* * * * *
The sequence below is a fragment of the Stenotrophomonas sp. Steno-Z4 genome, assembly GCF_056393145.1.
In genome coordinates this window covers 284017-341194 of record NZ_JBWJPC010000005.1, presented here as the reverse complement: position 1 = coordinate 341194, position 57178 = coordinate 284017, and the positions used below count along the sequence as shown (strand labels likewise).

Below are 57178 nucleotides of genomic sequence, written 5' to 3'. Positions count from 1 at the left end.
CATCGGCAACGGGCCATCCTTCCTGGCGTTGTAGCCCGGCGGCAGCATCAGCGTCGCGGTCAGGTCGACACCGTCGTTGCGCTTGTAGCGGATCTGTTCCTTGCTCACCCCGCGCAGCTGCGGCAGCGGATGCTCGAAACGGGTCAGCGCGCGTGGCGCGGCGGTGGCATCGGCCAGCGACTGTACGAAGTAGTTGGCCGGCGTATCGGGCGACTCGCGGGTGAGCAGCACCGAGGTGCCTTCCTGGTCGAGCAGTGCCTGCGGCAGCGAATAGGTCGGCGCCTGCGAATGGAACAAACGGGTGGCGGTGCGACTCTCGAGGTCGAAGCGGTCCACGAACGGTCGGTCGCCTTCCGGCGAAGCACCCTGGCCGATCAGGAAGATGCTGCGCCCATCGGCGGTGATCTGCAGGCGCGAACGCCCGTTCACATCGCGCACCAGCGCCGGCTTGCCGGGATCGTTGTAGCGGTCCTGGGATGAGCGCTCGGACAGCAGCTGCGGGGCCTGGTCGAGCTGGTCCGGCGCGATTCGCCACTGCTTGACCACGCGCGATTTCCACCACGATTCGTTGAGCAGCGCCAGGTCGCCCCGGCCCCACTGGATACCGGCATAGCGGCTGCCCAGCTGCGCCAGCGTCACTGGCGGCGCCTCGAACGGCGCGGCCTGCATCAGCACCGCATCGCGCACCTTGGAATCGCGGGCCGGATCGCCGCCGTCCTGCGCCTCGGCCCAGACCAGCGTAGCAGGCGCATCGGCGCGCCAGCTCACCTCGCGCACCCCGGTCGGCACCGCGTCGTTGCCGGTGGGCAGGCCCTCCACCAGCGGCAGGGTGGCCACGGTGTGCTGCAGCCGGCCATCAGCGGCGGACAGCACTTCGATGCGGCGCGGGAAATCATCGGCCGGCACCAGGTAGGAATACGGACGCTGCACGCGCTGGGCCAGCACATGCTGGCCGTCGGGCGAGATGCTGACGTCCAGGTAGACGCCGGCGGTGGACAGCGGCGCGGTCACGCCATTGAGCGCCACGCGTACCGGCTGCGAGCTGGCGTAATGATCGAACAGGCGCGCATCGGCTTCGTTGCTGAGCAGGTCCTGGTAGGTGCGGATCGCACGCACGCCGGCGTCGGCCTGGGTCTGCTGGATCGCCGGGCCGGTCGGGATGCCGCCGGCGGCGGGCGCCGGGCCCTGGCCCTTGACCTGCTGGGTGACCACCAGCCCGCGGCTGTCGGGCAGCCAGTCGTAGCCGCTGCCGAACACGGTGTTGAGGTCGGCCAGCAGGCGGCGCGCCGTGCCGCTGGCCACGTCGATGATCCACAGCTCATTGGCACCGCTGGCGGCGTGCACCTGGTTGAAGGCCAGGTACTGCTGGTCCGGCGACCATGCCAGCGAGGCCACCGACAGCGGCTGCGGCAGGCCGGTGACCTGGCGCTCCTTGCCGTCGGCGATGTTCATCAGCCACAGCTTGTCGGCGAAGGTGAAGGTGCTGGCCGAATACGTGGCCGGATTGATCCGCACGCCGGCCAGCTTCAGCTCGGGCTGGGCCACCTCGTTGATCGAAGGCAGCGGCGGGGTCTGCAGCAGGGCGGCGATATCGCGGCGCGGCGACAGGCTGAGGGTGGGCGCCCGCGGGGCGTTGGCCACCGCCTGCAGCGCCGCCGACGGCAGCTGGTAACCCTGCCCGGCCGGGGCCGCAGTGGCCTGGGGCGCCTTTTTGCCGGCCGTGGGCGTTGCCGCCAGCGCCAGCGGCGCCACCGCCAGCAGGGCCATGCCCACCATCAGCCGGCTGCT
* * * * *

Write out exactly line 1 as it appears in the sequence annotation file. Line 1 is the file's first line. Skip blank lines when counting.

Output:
The sequence below is a fragment of the Stenotrophomonas sp. Steno-Z4 genome, assembly GCF_056393145.1.